Proactive Diabetes Case Management
|Study Design:||Allocation: Randomized
Endpoint Classification: Efficacy Study
Intervention Model: Single Group Assignment
Masking: Open Label
Primary Purpose: Treatment
|Official Title:||Proactive Diabetes Case Management|
|Study Completion Date:||August 2002|
Despite a growing array of therapeutic options and efficacious treatment strategies to prevent or delay some of the most severe complications of type 2 diabetes, there continue to be many individuals with outcomes that are far from optimal. Interventions to improve diabetes care by educating providers and patients have been disappointing. In the past several years, case management has been widely advocated as a cost-effective approach to coordinate diabetes care and improve outcomes, although there is little rigorous evidence demonstrating the benefits of this type of intervention.
This study had the following specific aims: 1) to evaluate the effect of a targeted, proactive case management intervention for high risk veterans with type 2 diabetes on: a) glycemic control, b) intermediate cardiovascular outcomes, c) satisfaction, d) adherence to specific care standards, and e) short-term resource utilization; and 2) using Monte Carlo simulation models, to estimate the expected impact of changes in key processes of care and intermediate outcomes on end-stage outcomes.
This study was conducted as a prospective randomized controlled trial. Participating veterans with diabetes (N = 246) receiving care at two VAMCs were randomly assigned, stratified by site and baseline hemoglobin A1c (A1c), to the intervention or control group. The intervention consisted of two nurse practitioners who actively monitored and coordinated patient care, guided by approved treatment algorithms. Data for the study were collected through a baseline and exit examination, a baseline and exit survey, and the VA medical information system. The primary outcome measure was the change in glycemic control, as measured by A1c. Secondary outcomes included serum LDL, blood pressure, satisfaction, and resource utilization. The data were analyzed using univariate and bi-variate (t-test, Wilcoxon rank-sum, chi-square) methods as well as multivariable regression.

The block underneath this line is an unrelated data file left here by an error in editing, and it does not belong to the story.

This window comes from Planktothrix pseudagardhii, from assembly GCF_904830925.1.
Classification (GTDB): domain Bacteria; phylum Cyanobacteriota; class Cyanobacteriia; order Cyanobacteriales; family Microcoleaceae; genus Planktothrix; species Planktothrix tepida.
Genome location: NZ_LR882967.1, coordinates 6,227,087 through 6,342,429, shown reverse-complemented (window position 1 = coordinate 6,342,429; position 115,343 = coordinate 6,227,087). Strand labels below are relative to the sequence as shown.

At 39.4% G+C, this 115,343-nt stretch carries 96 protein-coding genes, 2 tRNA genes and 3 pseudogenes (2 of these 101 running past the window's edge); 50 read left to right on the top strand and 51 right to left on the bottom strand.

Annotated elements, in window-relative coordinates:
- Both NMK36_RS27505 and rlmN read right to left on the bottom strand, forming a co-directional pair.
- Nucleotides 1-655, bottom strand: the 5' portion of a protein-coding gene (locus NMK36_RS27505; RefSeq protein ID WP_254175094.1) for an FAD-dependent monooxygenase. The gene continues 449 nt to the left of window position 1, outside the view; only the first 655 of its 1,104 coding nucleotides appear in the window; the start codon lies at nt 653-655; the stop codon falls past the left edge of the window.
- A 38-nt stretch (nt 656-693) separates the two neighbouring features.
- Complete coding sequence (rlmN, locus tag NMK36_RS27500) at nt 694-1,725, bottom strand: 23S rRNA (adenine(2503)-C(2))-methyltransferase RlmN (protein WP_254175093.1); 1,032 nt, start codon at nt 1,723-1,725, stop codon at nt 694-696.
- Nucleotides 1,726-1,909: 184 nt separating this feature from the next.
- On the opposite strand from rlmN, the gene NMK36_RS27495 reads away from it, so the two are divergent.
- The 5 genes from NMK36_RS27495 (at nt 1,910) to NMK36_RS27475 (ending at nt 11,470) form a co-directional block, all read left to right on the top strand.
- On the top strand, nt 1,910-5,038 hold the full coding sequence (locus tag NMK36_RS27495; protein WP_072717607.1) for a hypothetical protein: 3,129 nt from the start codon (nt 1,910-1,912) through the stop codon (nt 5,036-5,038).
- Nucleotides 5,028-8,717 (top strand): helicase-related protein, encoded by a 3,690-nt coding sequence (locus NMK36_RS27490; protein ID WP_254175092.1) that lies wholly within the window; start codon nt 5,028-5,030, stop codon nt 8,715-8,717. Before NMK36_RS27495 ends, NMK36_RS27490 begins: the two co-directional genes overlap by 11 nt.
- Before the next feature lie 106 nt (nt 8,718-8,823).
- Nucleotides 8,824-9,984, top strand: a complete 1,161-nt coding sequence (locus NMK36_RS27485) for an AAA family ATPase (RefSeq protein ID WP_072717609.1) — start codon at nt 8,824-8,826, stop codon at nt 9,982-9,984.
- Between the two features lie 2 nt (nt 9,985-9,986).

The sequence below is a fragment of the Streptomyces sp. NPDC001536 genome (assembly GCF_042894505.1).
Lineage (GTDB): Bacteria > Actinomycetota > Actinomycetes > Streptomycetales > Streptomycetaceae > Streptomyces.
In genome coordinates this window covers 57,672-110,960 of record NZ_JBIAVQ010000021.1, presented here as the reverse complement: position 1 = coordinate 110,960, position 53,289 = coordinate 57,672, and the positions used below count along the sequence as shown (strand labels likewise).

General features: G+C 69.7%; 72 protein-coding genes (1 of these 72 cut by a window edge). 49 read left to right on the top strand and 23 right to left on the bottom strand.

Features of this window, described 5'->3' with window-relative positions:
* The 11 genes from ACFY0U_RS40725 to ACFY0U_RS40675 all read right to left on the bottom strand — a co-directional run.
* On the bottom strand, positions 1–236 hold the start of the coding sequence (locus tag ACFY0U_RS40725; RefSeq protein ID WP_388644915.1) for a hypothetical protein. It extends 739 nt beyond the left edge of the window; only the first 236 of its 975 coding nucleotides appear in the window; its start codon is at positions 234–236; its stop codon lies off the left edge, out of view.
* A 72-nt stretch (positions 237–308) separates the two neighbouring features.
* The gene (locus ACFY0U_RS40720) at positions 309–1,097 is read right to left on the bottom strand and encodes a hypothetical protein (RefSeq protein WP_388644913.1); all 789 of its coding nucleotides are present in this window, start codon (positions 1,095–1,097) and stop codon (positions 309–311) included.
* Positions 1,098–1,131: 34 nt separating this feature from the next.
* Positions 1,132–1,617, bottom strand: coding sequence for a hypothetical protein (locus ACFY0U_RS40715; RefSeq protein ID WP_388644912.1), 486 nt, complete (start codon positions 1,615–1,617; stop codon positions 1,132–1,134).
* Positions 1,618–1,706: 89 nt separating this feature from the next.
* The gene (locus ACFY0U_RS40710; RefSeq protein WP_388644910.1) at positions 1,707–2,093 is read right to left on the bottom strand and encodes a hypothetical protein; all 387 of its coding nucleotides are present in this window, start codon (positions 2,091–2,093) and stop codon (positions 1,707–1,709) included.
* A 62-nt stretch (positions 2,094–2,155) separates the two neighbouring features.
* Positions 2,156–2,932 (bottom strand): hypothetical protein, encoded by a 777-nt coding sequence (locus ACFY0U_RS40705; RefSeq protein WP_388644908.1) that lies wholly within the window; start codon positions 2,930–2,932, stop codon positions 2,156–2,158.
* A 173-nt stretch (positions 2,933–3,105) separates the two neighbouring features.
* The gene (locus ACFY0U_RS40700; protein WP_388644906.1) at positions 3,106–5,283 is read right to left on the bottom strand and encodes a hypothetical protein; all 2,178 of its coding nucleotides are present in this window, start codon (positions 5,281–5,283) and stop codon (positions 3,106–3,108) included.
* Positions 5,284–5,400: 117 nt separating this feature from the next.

Please refer to this study by its ClinicalTrials.gov identifier: NCT00013208
|United States, Michigan|
|VA Ann Arbor Healthcare System, Ann Arbor, MI|
|Ann Arbor, Michigan, United States, 48105|
|Principal Investigator:||Sarah L. Krein, PhD RN||VA Ann Arbor Healthcare System, Ann Arbor, MI|
|Principal Investigator:||Alan J. Pawlow, MD||John D. Dingell VA Medical Center, Detroit, MI|
|Principal Investigator:||Rodney A. Hayward, MD||VA Ann Arbor Healthcare System, Ann Arbor, MI|